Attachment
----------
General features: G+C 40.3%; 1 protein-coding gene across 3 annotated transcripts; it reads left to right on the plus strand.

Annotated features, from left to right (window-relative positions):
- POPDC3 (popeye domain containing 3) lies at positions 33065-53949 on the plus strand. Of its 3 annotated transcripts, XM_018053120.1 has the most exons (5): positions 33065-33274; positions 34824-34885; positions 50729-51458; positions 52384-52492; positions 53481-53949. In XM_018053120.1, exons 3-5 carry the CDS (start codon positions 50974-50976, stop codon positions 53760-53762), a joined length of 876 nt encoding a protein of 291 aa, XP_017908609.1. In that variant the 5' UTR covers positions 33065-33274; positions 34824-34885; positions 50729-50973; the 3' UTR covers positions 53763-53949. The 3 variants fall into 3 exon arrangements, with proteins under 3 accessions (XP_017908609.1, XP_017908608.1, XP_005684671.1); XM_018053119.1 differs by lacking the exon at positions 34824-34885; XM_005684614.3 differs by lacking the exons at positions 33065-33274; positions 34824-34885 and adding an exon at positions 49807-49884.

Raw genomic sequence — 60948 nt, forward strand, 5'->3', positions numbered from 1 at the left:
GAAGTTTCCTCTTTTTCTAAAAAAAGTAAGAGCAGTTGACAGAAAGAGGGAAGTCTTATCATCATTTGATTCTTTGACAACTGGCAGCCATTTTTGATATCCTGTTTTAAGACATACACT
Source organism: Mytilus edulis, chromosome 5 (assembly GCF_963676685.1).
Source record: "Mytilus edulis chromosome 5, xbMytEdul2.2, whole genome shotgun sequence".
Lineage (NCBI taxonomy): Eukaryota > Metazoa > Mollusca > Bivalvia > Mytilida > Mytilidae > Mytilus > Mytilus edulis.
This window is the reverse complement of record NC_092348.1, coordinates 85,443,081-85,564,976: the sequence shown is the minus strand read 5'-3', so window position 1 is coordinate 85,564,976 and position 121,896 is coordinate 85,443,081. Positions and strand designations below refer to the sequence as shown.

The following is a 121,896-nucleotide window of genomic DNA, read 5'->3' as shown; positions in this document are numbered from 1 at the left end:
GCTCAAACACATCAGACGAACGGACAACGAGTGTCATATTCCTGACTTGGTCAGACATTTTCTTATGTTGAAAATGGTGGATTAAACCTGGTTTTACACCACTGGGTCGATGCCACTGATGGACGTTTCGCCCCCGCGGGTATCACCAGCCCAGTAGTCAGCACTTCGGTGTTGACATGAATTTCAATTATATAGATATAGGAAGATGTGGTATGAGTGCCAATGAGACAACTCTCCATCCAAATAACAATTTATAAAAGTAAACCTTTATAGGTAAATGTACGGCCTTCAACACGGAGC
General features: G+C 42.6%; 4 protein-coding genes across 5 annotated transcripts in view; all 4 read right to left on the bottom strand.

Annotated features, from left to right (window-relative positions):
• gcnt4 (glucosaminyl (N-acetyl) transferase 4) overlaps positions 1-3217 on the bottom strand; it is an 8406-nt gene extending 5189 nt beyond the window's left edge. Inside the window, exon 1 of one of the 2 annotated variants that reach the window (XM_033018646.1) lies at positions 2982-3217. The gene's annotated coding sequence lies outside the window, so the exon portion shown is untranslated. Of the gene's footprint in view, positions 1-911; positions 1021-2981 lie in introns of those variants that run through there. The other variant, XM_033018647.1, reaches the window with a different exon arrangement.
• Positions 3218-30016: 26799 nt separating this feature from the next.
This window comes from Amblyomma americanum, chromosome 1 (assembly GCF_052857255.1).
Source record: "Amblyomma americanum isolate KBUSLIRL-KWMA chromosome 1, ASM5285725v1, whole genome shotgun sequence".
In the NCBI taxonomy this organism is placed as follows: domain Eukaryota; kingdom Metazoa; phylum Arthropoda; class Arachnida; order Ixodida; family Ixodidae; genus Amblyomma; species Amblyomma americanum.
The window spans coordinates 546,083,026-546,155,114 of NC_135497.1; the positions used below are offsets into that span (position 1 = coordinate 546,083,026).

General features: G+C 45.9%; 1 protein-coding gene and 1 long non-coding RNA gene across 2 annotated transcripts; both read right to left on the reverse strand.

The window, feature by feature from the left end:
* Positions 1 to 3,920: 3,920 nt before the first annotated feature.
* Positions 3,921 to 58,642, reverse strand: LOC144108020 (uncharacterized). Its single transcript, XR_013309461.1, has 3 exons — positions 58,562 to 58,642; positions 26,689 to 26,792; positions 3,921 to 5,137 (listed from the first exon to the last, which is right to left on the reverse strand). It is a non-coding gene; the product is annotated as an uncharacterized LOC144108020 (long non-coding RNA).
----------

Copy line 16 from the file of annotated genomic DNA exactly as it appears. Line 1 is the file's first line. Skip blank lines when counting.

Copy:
This window comes from Amblyomma americanum, chromosome 1 (assembly GCF_052857255.1).